Inflation Adjustments Impact Qualified Small Businesses

November 2019

Summary

Various provisions of the Internal Revenue Code that are tied to specified dollar amounts provide that those dollar amounts are to be increased for inflation. Provisions of interest in the accounting methods realm include the increases to the threshold to be considered a small business taxpayer, which determines whether certain entities can use an overall cash method of accounting or be exempt from Sections 263A, 460 and 471, and whether entities are subject to the Section 163(j) business interest expense limitation. Also, there are inflation adjustments to the amounts that can be expensed under a Section 179 election instead of being capitalized and depreciated. Rev. Proc. 2018-57, 2018-49 I.R.B. 827, states the inflation-adjusted amounts for taxable years beginning in 2019 for these, and other, Internal Revenue Code provisions.
 

Qualification as small business taxpayer

The law known as the Tax Cuts and Jobs Act, P.L. 115-97, amended Section 448(c) to provide that the “gross receipts test” used to determine whether certain taxpayers are required to use an overall accrual method of accounting will be adjusted for inflation for taxable years beginning after December 31, 2018. The inflation adjustment will allow a C corporation or partnership that has a C corporation as a partner to use the overall cash method of accounting for its taxable year beginning in 2019 if its average annual gross receipts for the three taxable year period ending before the 2019 taxable year does not exceed $26,000,000, an increase of $1 million from 2018. In addition to being able to use the cash method, small business taxpayers are also exempt from the requirement to capitalize additional costs under Section 263A, the requirement to account for inventoriable costs under Section 471, and the requirement to use percentage-of-completion for long term contracts under Section 460.

Remember that Section 448(c)(2) requires that the gross receipts of certain controlled corporations, partnerships and proprietorships, and of affiliated service groups will need to be aggregated in applying this test. See “The Not-So-Simple Aggregation Rules For Tax Reform’s Simplifying Conventions,” August 2019. A taxpayer using an accrual method of accounting that meets this test and wishes to use the overall cash method may be able to file an automatic accounting method change to make such a change. Similarly, a taxpayer currently capitalizing costs under Sections 263A and Section 471 and/or using the percentage-of-completion method under Section 460 may be able to file an automatic method change to no longer use these methods; some of these method changes can be combined with a change to the overall cash method. A taxpayer currently using an overall cash method and/or currently exempt from Sections 263A, 471 and 460 should confirm that it continues to qualify for exemption, or that it needs to change to a proper method if it no longer qualifies.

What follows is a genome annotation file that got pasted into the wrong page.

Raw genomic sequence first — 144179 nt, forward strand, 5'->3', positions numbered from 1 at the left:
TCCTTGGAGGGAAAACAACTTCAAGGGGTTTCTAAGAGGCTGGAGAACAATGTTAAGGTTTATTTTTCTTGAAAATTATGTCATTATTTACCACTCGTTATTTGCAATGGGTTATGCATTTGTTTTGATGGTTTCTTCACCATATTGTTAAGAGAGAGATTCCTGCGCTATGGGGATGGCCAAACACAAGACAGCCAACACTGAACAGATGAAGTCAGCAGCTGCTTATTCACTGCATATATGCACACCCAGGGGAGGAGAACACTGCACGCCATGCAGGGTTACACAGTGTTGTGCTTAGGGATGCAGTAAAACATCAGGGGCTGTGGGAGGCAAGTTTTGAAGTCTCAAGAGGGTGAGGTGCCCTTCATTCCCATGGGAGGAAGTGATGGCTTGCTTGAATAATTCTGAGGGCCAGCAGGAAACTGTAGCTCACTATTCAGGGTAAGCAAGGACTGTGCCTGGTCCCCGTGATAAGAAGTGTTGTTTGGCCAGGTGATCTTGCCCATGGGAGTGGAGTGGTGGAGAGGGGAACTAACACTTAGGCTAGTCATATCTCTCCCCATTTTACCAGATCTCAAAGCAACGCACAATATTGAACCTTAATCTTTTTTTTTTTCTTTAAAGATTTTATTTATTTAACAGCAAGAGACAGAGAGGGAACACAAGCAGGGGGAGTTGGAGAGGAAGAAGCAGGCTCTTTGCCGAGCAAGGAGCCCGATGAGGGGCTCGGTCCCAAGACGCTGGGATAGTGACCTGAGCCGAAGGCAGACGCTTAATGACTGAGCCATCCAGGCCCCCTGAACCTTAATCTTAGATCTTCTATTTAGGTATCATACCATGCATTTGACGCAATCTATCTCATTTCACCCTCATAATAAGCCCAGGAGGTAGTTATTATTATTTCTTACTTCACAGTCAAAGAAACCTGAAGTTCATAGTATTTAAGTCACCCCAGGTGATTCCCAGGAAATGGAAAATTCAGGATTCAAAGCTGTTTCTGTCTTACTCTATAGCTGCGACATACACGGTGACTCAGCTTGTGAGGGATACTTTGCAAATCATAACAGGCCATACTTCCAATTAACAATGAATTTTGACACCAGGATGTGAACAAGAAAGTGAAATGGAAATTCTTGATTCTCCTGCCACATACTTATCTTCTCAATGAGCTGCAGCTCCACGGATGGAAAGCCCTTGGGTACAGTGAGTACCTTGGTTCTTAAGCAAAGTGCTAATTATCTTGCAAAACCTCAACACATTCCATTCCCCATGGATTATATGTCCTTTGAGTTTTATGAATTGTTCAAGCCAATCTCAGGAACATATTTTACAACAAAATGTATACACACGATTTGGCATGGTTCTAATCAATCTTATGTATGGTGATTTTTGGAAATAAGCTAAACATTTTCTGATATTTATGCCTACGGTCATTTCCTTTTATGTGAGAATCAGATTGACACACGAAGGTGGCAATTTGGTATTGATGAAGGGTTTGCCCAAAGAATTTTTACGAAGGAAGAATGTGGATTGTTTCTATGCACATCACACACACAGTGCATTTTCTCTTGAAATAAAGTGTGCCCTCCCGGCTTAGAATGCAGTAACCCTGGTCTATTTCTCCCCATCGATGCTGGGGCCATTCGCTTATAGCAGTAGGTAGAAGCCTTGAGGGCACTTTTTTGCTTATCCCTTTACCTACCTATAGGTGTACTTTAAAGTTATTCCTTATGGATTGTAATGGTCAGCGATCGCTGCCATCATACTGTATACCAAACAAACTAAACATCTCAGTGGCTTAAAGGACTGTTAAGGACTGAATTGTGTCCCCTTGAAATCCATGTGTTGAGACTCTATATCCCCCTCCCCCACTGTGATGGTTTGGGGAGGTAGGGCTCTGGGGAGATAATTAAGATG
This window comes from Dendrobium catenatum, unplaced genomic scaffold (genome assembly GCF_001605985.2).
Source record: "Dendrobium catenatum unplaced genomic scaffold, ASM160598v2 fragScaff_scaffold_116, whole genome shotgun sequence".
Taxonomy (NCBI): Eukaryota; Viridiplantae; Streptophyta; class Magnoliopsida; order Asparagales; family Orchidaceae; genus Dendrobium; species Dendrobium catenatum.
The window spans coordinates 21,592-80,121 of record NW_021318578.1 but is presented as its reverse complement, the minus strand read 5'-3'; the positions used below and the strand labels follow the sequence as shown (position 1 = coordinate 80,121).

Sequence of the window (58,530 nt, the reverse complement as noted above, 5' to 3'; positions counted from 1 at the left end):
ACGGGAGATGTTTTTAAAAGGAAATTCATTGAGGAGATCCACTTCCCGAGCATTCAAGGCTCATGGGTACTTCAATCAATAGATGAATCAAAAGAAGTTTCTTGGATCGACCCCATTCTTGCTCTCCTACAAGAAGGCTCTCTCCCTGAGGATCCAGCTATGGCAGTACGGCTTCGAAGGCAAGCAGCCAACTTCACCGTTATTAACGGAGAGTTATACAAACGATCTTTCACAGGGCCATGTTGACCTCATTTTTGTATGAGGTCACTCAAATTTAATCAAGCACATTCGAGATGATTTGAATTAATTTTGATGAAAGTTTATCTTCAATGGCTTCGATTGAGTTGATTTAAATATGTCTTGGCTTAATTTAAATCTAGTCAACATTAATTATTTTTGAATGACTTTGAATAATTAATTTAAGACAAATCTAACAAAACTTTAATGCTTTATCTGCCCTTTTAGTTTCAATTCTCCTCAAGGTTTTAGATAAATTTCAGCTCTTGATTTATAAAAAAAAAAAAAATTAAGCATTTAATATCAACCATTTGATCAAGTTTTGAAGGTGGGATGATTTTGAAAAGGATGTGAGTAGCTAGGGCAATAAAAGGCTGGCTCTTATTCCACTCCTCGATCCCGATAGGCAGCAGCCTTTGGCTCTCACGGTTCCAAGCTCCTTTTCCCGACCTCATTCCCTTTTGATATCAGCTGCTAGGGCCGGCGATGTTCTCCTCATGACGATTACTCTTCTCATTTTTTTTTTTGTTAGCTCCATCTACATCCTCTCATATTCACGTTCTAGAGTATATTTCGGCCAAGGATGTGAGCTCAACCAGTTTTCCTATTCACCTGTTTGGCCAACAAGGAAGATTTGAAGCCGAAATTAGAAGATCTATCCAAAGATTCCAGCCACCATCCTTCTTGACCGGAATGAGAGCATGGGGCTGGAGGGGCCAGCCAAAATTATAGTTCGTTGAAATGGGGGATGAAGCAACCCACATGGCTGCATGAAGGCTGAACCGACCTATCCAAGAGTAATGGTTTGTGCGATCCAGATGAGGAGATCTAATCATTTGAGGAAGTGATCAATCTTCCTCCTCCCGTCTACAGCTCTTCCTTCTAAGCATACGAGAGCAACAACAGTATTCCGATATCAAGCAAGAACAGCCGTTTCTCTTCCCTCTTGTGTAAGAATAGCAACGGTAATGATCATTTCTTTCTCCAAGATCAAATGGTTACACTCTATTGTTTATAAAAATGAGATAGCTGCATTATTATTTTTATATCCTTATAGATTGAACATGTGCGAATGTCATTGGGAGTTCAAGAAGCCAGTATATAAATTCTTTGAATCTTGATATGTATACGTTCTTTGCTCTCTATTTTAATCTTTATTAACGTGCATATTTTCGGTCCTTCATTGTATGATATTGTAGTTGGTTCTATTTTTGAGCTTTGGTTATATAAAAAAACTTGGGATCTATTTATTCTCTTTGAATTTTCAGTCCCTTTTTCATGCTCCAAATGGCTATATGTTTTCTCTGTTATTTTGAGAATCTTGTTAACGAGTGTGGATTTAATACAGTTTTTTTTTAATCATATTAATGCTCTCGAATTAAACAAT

The increased amount for this gross receipts test will also affect the limitation on the business interest deduction under Section 163(j). Now, for taxable years beginning in 2019, if a taxpayer meets the $26 million gross receipts test, it will be exempt from the business interest limitation for 2019 because it qualifies as a small business.
 

Increase in the amount of depreciable business assets a taxpayer may elect to expense

A taxpayer that desires to expense certain qualified depreciable business assets under Section 179 instead of depreciating them also benefits from an inflation adjustment for taxable years beginning in 2019. The limitation and phaseout for the election to expense certain depreciable business assets under Section 179 had been increased for inflation for a number of years; the Tax Cuts and Jobs Act added an inflation adjustment limitation for the cost of any sport utility vehicle for taxable years beginning after December 31, 2018.

For taxable years beginning in 2019, the aggregate cost that a taxpayer may elect to deduct is $1,020,000, a $20,000 increase from 2018. This limitation is reduced by the amount by which the cost of Section 179 property placed in service during the taxable year beginning in 2019 exceeds $2,550,000, an increase of $50,000 from 2018. Further, for sport utility vehicles the costs that may be taken into account for taxable years beginning in 2019 have been increased $500 to $25,500.

We expect that before the end of 2019, the Internal Revenue Service will issue a revenue procedure that will provide the inflation adjusted amounts for taxable years beginning in 2020.

If you have any questions, please contact a member of the Accounting Methods group. The Accounting Methods group within BDO USA’s National Tax Office has extensive experience assisting taxpayers of all industries and sizes with their accounting method issues and filing accounting method change requests with the IRS.
 

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